• With a diversity system of the type illustrated in Figure 3 or Figure 5, every demodulated data bit has its own confidence value and is treated independently by the diversity system, allowing the diversity system always to use the best available signal. Where the signals are COFDM signals, this applies to every demodulated data bit on every one of the carriers.
  • In a further diversity system for digital signals, two complete demodulators, including error correctors, are used for the two input signals, respectively. In this case the diversity system operates by switching between the two demodulated and error corrected signals. The switching is controlled by the signals that are available from the error corrector to indicate the approximate error rate being encountered by the error corrector. Once again, such a system requires many data samples to be decoded to determine an average error rate, before diversity switching can be employed. In this instance the average error rate rather than the confidence value is used as a way of monitoring the quality of the received signals.
  • The systems of Figures 3 and 5 which embody the invention allow for both seamless switching and optimum combination of the input data signals, making them appropriate for a variety of types of diversity, as will now be described.
  • The technique described can be applied to physically separated antennas, that is antenna spatial diversity. It can similarly be applied to antennas of different polarisations, that is antenna polarisation diversity.
  • Another very interesting application is in antenna pattern diversity. Consider the simple example of a pair of crossed dipoles. Each has a figure-of-eight antenna pattern, as shown in Figure 6 by solid and dotted lines, respectively. If these two antennas are connected to the two inputs of a diversity receiver embodying the invention, the receiver will automatically select the most appropriate combination of receivers (i.e. dipoles) to use.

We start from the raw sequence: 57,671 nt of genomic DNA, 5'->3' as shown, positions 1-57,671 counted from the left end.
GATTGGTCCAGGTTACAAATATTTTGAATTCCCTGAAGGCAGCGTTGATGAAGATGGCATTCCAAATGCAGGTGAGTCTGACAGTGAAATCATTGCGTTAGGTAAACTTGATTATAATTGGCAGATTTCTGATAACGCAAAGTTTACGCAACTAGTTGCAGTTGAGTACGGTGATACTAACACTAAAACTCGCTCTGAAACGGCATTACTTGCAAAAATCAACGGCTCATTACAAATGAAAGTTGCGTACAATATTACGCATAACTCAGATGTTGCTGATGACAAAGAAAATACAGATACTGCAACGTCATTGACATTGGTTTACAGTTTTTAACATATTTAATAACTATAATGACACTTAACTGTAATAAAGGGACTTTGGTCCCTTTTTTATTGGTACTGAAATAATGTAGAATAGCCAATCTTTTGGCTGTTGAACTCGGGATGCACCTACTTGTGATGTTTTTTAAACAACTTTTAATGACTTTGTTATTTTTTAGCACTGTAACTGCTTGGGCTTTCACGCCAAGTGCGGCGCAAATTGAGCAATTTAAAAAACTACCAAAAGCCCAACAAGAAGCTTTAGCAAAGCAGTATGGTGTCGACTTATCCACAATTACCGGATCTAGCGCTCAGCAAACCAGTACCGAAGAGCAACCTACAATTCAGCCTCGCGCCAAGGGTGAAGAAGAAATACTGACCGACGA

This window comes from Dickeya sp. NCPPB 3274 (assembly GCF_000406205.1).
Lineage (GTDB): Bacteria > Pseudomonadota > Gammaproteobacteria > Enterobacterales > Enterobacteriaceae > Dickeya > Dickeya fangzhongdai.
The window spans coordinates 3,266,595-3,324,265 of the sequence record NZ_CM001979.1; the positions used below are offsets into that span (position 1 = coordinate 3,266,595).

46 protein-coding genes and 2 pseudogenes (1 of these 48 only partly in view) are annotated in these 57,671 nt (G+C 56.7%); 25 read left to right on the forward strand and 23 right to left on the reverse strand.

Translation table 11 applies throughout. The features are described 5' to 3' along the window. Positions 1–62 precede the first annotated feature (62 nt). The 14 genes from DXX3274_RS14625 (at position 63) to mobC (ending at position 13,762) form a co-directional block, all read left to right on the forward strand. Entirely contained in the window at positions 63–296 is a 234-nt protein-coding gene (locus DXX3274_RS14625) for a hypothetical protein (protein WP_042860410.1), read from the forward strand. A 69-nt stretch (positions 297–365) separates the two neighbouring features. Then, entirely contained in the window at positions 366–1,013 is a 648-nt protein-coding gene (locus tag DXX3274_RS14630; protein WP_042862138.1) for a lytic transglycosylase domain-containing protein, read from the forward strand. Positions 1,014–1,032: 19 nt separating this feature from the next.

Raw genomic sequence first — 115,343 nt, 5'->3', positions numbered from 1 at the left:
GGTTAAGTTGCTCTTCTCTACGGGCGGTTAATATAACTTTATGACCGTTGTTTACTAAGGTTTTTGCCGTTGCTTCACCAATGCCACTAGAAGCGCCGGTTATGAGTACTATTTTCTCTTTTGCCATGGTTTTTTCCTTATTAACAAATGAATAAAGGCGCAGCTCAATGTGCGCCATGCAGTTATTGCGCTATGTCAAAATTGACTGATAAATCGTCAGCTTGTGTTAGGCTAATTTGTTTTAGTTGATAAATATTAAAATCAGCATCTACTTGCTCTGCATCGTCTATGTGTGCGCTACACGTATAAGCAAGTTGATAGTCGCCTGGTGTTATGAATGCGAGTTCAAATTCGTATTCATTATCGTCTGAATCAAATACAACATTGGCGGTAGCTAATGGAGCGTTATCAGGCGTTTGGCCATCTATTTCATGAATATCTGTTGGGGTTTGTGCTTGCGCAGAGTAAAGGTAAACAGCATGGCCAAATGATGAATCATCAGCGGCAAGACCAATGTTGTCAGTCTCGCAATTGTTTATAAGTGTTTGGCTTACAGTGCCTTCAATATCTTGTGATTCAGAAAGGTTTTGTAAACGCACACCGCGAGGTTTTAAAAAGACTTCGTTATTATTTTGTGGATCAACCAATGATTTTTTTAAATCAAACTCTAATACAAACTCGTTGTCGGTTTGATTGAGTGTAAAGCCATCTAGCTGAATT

• If for example a signal is being received mainly from the East or West directions, the dotted line antenna will be favoured. Conversely, for the North or South directions the solid line antenna will be favoured. Equally, a combination of the two can be used for intermediate directions. In effect an automatic rotator has been formed.
  • For a conventional maximal-ratio diversity system using antennas as illustrated in Figure 6, a weighted sum of the signals to the two antennas would be used, with the weighting factor depending on the appropriate signal-to-noise ratio. As mentioned above, this requires the formation of a relatively long-term average value for the weighting factors. With the diversity system now proposed, every demodulated data bit is treated independently by the diversity system, allowing extremely rapid movement from one antenna to the next.
  • As noted above, strictly speaking, if the signal paths are such that only one of the antennas is capable of receiving a signal at any one time, then this is not a diversity system, but a system with extended coverage capabilities. In practice, with the example above, it is likely that local reflections will always ensure that both antennas receive some signals.
  • This antenna pattern diversity technique could be extended to a system with more antennas, where each would have a significant gain, increasing the signal level into each antenna, and therefore further improving the reception capabilities of the overall system.
  • While the system has been described in terms of antenna diversity, it is also applicable to frequency diversity applications. In this case, the signal is transmitted on more than one frequency, as sometimes happens in the overlap areas between two transmitters, or as is common practice in short wave (HF) broadcasting. This is done because of the large coverage areas and vagaries of predicting which frequency band will propagate well on a given day. Sometimes multiple frequencies are used in the same band, perhaps partly as a strategy to avoid interference, deliberate or otherwise.